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Morning Edition
Tuesday, December 9, 2008

Minnesota Public Radio Stories


National Public Radio Stories

  • Pakistan Strengthens Response To Mumbai Attacks
    Pakistani troops have raided a militant camp and arrested a suspected mastermind in the deadly attacks last month in Mumbai, India. Is India satisfied with Pakistan's military operations against militants?
  • Carter: African Leaders Must Pressure Mugabe
    Former President Jimmy Carter says reports of humanitarian conditions from inside Zimbabwe are "horrifying and even much worse than we had feared." He says conditions might only improve if neighboring African nations pressure Zimbabwe's President Robert Mugabe to step down.
  • Shift In Chinese Labor Force Marks Poor Economy
    The tide of migrant Chinese workers is starting to show a permanent shift toward inland, non-factory jobs as the flagging economy continues to force manufacturing shutdowns. An influx of new, skilled labor combined with dwindling numbers of jobs is forcing laborers to return home.
  • Fashion Wholesaler Says Customers Disappeared
    In normal times, Eric Hansen supplies clothing to major retailers. But these days, orders at Moda America, where he serves as senior vice president, have dropped precipitously. Now Hansen is selling directly to consumers at sample sales and trying to hang on.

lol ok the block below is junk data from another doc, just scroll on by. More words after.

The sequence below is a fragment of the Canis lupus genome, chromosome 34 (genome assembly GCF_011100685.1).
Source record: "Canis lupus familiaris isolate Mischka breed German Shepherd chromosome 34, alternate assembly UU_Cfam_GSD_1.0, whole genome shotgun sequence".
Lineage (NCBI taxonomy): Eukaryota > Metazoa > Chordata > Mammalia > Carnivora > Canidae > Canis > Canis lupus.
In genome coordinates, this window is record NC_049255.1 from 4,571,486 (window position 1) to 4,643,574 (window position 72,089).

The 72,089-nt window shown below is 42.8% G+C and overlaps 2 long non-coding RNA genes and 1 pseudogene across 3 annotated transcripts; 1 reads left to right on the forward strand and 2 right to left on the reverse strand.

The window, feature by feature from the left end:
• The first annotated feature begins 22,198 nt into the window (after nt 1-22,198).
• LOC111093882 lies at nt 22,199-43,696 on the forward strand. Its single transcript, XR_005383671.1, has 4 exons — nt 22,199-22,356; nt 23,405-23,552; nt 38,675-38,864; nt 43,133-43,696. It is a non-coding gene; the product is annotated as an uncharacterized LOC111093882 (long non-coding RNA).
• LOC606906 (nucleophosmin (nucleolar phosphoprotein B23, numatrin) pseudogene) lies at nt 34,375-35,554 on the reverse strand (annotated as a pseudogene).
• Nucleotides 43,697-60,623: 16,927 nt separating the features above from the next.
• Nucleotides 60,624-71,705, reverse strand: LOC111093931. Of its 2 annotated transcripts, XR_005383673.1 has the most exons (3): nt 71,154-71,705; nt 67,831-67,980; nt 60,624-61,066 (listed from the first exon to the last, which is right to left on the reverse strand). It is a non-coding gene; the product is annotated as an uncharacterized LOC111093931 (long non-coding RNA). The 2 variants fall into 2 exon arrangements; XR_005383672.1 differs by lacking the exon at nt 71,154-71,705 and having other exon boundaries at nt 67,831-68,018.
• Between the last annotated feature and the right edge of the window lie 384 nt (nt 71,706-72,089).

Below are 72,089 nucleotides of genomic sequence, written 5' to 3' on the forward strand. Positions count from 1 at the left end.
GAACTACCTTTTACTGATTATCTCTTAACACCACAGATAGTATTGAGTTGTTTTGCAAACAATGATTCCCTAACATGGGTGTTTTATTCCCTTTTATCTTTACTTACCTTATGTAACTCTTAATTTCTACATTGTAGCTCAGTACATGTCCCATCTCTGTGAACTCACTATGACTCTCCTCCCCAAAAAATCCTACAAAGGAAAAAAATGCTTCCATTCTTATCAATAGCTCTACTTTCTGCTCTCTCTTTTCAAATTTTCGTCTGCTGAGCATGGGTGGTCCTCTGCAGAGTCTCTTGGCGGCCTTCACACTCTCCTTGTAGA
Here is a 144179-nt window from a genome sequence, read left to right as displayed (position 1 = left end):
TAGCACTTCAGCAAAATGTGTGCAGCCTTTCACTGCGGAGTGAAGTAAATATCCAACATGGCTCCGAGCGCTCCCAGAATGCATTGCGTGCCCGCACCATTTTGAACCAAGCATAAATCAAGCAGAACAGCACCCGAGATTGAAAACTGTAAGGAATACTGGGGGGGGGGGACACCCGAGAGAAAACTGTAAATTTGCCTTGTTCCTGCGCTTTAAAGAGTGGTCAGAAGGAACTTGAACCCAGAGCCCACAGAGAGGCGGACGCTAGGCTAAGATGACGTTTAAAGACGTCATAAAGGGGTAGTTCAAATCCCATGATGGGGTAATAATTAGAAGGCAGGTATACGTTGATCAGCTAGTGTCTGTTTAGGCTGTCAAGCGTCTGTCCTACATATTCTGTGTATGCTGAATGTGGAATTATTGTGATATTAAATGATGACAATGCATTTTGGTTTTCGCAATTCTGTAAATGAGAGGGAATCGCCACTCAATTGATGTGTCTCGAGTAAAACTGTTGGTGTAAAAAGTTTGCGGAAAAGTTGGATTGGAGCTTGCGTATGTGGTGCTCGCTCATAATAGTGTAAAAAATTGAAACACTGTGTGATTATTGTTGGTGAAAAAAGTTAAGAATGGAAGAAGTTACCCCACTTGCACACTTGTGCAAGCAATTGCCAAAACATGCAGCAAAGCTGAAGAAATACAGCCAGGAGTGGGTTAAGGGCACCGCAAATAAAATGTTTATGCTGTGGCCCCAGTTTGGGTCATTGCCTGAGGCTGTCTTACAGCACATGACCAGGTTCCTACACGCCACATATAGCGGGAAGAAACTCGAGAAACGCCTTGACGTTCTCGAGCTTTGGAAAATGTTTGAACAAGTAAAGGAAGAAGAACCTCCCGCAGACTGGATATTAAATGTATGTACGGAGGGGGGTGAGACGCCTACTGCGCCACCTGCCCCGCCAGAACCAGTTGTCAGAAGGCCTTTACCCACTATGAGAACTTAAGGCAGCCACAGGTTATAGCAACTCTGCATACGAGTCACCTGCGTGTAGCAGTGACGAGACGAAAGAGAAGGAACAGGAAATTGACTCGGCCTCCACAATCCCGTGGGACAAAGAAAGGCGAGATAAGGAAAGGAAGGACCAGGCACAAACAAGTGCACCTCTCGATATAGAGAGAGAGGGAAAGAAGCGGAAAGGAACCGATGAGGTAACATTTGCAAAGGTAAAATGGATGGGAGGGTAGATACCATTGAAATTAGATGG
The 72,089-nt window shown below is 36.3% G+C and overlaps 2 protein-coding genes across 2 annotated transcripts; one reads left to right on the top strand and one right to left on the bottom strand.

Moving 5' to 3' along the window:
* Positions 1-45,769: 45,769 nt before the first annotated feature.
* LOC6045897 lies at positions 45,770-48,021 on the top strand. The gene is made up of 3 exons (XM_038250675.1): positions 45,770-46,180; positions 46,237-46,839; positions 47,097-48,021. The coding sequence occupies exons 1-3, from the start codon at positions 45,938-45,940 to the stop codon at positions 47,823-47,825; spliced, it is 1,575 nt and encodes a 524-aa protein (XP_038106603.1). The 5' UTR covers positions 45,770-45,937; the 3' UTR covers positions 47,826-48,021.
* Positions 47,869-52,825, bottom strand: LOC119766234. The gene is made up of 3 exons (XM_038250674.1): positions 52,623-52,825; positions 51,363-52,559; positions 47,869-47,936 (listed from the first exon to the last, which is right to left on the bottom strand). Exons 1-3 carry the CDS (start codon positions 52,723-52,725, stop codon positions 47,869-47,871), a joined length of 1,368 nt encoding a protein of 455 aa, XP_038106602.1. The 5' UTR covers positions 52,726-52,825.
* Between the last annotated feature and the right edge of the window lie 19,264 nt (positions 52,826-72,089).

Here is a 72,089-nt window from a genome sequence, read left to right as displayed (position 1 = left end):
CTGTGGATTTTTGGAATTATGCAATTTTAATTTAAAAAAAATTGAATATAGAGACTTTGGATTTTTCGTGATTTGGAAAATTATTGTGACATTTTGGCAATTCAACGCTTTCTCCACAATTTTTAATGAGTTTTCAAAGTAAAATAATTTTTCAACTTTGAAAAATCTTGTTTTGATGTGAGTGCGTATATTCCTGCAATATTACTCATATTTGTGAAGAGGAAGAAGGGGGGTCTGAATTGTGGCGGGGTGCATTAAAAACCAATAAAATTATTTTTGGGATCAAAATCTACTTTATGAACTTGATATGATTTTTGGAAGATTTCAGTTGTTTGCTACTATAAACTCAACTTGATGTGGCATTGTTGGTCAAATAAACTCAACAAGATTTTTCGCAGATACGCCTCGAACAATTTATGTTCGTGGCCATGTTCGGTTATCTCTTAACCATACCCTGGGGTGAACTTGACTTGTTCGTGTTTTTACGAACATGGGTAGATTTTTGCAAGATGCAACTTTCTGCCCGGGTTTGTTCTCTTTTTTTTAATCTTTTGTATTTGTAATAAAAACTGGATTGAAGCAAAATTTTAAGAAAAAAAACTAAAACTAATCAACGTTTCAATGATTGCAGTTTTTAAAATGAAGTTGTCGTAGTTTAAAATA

• Marching Bands Compete For Inauguration Gig
    Washington, D.C., has some of the best marching bands in the nation. They all want to represent the nation's capital for President-elect Barack Obama.
  • Rendition Victim's Suit Targets U.S. Officials
    A federal appeals court in New York hears arguments Tuesday over a lawsuit filed by Maher Arar, a Canadian detained at JFK airport in 2002 and deported to Syria, where he was tortured. Arar says his goal is to hold U.S. officials responsible for violating his human rights.
  • There ARE Atheists In Foxholes
    One year ago, commentator Benjamin Tupper's National Guard unit was embedded with Afghan troops. Tupper, an atheist, recently learned that one of the young interpreters he worked with was captured, tortured and murdered by the Taliban. Tupper hopes the interpreter's vision of an afterlife is real.
  • Asia Not Immune To Job Cuts
    Asian exporters have been hit by the global economic slowdown. Now their employees are feeling the pain. Sony announced it is cutting 8,000 jobs from its electronics business as part of a larger cost-cutting plan. Sony's South Korean rival, Samsung, also announced major cuts Tuesday — though no layoffs. Computer chip makers in Taiwan put workers on unpaid leave as they struggle with the economic downturn.
  • Defunct Houston Comets Hold Dispersal Draft
    Seven members of the women's pro basketball franchise the Houston Comets found new teams to play with Monday. They were part of a special dispersal draft after the Comets announced last week that the franchise would disband.
  • Measure Would Allow French Stores To Open Sunday
    By law, retail stores in France are not allowed to open on Sundays, unless they are located in tourist zones and cater to sporting, recreational or cultural activities. A proposed law would give all businesses the right to open Sunday in the four largest French cities. But unions and small storeowners are opposed.

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